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DNA sequence and analysis of human chromosome 9.

Humphray S.J., Oliver K., Hunt A.R., Plumb R.W., Loveland J.E., Howe K.L., Andrews T.D., Searle S., Hunt S.E., Scott C.E., Jones M.C., Ainscough R., Almeida J.P., Ambrose K.D., Ashwell R.I.S., Babbage A.K., Babbage S., Bagguley C.L., Bailey J., Banerjee R., Barker D.J., Barlow K.F., Bates K., Beasley H., Beasley O., Bird C.P., Bray-Allen S., Brown A.J., Brown J.Y., Burford D., Burrill W., Burton J., Carder C., Carter N.P., Chapman J.C., Chen Y., Clarke G., Clark S.Y., Clee C.M., Clegg S., Collier R.E., Corby N., Crosier M., Cummings A.T., Davies J., Dhami P., Dunn M., Dutta I., Dyer L.W., Earthrowl M.E., Faulkner L., Fleming C.J., Frankish A., Frankland J.A., French L., Fricker D.G., Garner P., Garnett J., Ghori J., Gilbert J.G.R., Glison C., Grafham D.V., Gribble S., Griffiths C., Griffiths-Jones S., Grocock R., Guy J., Hall R.E., Hammond S., Harley J.L., Harrison E.S.I., Hart E.A., Heath P.D., Henderson C.D., Hopkins B.L., Howard P.J., Howden P.J., Huckle E., Johnson C., Johnson D., Joy A.A., Kay M., Keenan S., Kershaw J.K., Kimberley A.M., King A., Knights A., Laird G.K., Langford C., Lawlor S., Leongamornlert D.A., Leversha M., Lloyd C., Lloyd D.M., Lovell J., Martin S., Mashreghi-Mohammadi M., Matthews L., McLaren S., McLay K.E., McMurray A., Milne S., Nickerson T., Nisbett J., Nordsiek G., Pearce A.V., Peck A.I., Porter K.M., Pandian R., Pelan S., Phillimore B., Povey S., Ramsey Y., Rand V., Scharfe M., Sehra H.K., Shownkeen R., Sims S.K., Skuce C.D., Smith M., Steward C.A., Swarbreck D., Sycamore N., Tester J., Thorpe A., Tracey A., Tromans A., Thomas D.W., Wall M., Wallis J.M., West A.P., Whitehead S.L., Willey D.L., Williams S.A., Wilming L., Wray P.W., Young L., Ashurst J.L., Coulson A., Blocker H., Durbin R.M., Sulston J.E., Hubbard T., Jackson M.J., Bentley D.R., Beck S., Rogers J., Dunham I.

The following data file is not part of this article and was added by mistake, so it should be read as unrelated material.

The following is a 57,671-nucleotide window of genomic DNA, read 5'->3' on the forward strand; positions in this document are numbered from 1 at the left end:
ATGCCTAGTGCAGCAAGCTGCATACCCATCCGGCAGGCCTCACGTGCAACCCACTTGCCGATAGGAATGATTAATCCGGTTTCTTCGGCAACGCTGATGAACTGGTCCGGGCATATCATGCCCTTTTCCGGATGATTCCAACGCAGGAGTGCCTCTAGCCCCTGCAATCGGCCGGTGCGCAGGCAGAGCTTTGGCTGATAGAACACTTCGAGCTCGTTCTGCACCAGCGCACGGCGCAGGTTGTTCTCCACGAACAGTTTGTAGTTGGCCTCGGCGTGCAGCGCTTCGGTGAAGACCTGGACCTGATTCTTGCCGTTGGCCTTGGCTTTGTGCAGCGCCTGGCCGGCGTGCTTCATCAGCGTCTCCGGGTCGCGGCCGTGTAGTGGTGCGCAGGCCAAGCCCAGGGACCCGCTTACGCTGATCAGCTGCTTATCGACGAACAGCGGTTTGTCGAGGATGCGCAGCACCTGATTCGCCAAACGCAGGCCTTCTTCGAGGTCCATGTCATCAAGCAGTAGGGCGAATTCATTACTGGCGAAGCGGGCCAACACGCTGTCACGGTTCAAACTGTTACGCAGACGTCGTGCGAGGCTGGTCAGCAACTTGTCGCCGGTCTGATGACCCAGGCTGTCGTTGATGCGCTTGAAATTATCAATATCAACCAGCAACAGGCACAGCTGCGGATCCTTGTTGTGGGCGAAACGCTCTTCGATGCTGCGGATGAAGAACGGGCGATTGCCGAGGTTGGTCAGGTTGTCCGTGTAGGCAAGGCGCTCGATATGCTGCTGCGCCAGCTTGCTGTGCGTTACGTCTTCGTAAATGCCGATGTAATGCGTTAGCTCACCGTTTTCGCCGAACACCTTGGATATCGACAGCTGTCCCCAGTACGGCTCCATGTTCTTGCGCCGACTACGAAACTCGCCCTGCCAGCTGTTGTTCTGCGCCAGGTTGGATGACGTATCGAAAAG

Chromosome 9 is highly structurally polymorphic. It contains the largest autosomal block of heterochromatin, which is heteromorphic in 6-8% of humans, whereas pericentric inversions occur in more than 1% of the population. The finished euchromatic sequence of chromosome 9 comprises 109,044,351 base pairs and represents >99.6% of the region. Analysis of the sequence reveals many intra- and interchromosomal duplications, including segmental duplications adjacent to both the centromere and the large heterochromatic block. We have annotated 1,149 genes, including genes implicated in male-to-female sex reversal, cancer and neurodegenerative disease, and 426 pseudogenes. The chromosome contains the largest interferon gene cluster in the human genome. There is also a region of exceptionally high gene and G + C content including genes paralogous to those in the major histocompatibility complex. We have also detected recently duplicated genes that exhibit different rates of sequence divergence, presumably reflecting natural selection.

Nature 429:369-374(2004) [PubMed] [Europe PMC]